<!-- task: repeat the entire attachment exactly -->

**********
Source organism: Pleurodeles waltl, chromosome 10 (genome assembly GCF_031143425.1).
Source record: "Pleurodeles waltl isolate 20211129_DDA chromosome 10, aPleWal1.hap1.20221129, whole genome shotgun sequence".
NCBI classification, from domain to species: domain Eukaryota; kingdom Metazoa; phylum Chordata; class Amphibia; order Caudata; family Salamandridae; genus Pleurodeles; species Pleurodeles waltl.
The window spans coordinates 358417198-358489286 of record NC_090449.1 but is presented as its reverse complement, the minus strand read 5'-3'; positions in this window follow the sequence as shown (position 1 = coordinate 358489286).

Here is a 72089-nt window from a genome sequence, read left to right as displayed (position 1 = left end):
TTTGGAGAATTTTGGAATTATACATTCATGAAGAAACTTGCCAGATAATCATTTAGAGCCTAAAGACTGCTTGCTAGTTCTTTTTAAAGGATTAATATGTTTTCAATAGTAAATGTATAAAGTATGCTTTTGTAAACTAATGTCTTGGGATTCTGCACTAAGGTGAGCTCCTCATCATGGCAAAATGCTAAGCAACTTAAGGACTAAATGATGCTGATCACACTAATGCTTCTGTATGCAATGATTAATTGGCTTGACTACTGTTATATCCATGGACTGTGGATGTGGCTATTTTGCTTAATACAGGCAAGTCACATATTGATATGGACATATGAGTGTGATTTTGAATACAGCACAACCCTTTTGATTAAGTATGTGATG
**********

Source organism: Pleurodeles waltl, chromosome 10 (genome assembly GCF_031143425.1).
Source record: "Pleurodeles waltl isolate 20211129_DDA chromosome 10, aPleWal1.hap1.20221129, whole genome shotgun sequence".
NCBI classification, from domain to species: domain Eukaryota; kingdom Metazoa; phylum Chordata; class Amphibia; order Caudata; family Salamandridae; genus Pleurodeles; species Pleurodeles waltl.
The window spans coordinates 358417198-358489286 of record NC_090449.1 but is presented as its reverse complement, the minus strand read 5'-3'; positions in this window follow the sequence as shown (position 1 = coordinate 358489286).

Here is a 72089-nt window from a genome sequence, read left to right as displayed (position 1 = left end):
TTTGGAGAATTTTGGAATTATACATTCATGAAGAAACTTGCCAGATAATCATTTAGAGCCTAAAGACTGCTTGCTAGTTCTTTTTAAAGGATTAATATGTTTTCAATAGTAAATGTATAAAGTATGCTTTTGTAAACTAATGTCTTGGGATTCTGCACTAAGGTGAGCTCCTCATCATGGCAAAATGCTAAGCAACTTAAGGACTAAATGATGCTGATCACACTAATGCTTCTGTATGCAATGATTAATTGGCTTGACTACTGTTATATCCATGGACTGTGGATGTGGCTATTTTGCTTAATACAGGCAAGTCACATATTGATATGGACATATGAGTGTGATTTTGAATACAGCACAACCCTTTTGATTAAGTATGTGATG